Accounts Receivable Factoring

by : Peter Emerson



Accounts Receivable Financing and Accounts Receivable Factoring are two terms that are intermittently used, but there is a major difference between them. Although both refer to the concept of extending cash to an owner of a business in lieu of invoices and other Accounts Receivable, there are differences between the two, no matter how subtle.

First of all, Accounts Receivable Financing is a loan in which the invoices are used as collateral. But this not the case with Accounts Receivable Factoring. Accounts Receivable Factoring is not a loan. It involves the selling of the invoices to the Financing company at a rate less than the face value of the invoices. The Financing companies then collect the money at the full face value from the clients. This means the business house no longer has the responsibility of collecting the money.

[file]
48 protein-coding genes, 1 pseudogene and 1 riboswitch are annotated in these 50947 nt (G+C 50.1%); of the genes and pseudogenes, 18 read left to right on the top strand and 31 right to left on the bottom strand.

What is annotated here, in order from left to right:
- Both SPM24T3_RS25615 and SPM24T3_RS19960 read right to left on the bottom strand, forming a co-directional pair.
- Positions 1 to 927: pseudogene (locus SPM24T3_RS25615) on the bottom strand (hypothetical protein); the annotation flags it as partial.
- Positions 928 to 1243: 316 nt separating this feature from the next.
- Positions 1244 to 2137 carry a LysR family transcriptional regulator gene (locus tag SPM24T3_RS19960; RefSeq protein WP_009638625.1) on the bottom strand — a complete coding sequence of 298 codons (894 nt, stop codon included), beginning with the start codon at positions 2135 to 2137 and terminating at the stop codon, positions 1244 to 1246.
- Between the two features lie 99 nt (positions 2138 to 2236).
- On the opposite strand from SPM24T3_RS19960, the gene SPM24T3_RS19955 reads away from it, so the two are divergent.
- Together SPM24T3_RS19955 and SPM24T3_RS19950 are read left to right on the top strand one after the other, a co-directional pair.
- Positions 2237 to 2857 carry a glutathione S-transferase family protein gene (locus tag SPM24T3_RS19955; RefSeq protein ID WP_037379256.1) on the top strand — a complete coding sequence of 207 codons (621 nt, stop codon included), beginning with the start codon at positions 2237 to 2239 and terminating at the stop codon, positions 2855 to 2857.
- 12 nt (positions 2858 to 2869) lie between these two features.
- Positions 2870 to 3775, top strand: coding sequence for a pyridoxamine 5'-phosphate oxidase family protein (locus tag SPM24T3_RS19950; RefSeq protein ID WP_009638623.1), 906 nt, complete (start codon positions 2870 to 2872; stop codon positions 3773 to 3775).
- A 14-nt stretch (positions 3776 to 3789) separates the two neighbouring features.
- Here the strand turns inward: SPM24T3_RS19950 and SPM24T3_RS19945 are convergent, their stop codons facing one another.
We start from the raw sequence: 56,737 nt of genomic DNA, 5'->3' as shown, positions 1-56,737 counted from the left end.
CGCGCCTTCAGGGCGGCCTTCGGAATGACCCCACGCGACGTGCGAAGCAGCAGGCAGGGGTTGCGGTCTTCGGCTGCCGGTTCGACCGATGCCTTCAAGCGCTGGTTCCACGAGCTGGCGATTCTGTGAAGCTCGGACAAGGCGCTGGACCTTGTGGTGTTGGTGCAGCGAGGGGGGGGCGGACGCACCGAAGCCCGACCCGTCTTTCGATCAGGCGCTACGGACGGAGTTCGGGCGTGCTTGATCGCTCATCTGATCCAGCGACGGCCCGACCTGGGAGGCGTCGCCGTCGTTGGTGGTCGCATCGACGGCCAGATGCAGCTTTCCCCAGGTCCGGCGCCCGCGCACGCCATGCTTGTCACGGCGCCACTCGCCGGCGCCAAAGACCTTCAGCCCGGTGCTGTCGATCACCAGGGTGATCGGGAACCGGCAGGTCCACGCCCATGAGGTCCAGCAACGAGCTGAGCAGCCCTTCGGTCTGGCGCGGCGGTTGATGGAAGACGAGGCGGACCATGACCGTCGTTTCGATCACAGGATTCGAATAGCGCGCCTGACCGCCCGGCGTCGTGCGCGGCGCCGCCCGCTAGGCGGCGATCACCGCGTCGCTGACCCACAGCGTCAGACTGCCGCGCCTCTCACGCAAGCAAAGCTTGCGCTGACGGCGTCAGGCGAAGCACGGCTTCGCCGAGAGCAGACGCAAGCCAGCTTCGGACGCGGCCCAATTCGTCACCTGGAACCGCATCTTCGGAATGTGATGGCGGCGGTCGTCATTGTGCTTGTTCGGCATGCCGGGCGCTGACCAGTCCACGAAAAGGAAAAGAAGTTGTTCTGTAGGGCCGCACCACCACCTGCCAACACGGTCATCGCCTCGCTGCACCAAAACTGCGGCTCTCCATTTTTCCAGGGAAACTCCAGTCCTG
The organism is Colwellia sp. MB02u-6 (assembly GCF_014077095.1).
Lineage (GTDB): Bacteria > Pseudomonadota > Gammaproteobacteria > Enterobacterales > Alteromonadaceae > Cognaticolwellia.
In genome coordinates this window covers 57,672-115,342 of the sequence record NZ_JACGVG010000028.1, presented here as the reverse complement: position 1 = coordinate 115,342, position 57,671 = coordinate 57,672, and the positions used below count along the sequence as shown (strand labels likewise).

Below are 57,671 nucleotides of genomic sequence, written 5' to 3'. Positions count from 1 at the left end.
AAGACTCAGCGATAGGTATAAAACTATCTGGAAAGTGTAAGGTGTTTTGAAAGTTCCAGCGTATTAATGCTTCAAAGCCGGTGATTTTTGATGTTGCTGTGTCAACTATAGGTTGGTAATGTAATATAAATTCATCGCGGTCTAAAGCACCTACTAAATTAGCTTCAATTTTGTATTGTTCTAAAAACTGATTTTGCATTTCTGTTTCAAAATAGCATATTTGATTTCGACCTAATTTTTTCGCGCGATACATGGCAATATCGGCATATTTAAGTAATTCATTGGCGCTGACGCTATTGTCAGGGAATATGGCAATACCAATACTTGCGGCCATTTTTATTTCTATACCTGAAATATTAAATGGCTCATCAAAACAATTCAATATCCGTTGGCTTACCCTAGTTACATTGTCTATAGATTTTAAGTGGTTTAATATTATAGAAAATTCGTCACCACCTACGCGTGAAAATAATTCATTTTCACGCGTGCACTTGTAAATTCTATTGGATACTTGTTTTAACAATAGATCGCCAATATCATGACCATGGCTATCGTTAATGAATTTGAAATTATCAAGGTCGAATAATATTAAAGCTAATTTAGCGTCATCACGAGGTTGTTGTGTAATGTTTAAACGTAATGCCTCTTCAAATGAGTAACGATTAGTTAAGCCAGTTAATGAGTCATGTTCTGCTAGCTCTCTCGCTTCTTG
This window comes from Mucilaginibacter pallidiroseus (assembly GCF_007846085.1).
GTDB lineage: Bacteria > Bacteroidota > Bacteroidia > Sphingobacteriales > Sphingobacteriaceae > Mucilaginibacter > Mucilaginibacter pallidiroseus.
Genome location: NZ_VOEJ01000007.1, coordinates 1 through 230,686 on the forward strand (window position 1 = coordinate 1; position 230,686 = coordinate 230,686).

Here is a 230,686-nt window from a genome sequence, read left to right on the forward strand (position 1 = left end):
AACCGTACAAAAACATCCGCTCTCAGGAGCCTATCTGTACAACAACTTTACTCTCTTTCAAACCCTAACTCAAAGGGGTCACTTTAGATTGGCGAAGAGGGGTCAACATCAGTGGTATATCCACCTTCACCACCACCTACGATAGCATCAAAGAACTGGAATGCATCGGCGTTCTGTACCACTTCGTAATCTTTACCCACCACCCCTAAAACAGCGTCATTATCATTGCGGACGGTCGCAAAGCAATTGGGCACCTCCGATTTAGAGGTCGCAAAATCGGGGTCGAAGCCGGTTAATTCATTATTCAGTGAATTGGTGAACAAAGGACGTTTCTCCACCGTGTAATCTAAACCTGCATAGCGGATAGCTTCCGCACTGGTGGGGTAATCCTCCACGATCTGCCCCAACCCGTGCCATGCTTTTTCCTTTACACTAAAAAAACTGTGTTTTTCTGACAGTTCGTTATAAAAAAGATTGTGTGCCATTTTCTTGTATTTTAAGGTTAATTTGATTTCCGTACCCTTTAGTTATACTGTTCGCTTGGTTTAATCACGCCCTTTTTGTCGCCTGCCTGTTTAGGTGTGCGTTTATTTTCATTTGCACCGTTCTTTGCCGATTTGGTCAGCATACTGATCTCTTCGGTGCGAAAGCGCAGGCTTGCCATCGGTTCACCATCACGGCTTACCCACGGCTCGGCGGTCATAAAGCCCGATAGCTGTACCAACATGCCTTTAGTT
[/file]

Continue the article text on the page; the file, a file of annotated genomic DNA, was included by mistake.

But this is not the case in Accounts Receivable Financing. The process of Financing involves the extension of an advance on the percentage of each invoiceï?bf?s amount. Also, the responsibility of collecting the money remains with the business house.

Both Accounts Receivable Funding and Financing companies charge additional fees for services rendered, but in case of Accounts Receivable Factoring, the fees charged are comparatively higher. This is mainly because the entire responsibility of collecting the money is with the Financing company.

Companies providing Accounts Receivable Financing step in and work with companies who cannot get loans otherwise. Accounts Receivable Factoring, on the other hand, proves useful to business houses urgently in need of ready cash flow.

That said, both Accounts Receivable Factoring and Financing prove extremely convenient to companies who urgently require a cash flow to keep their business going.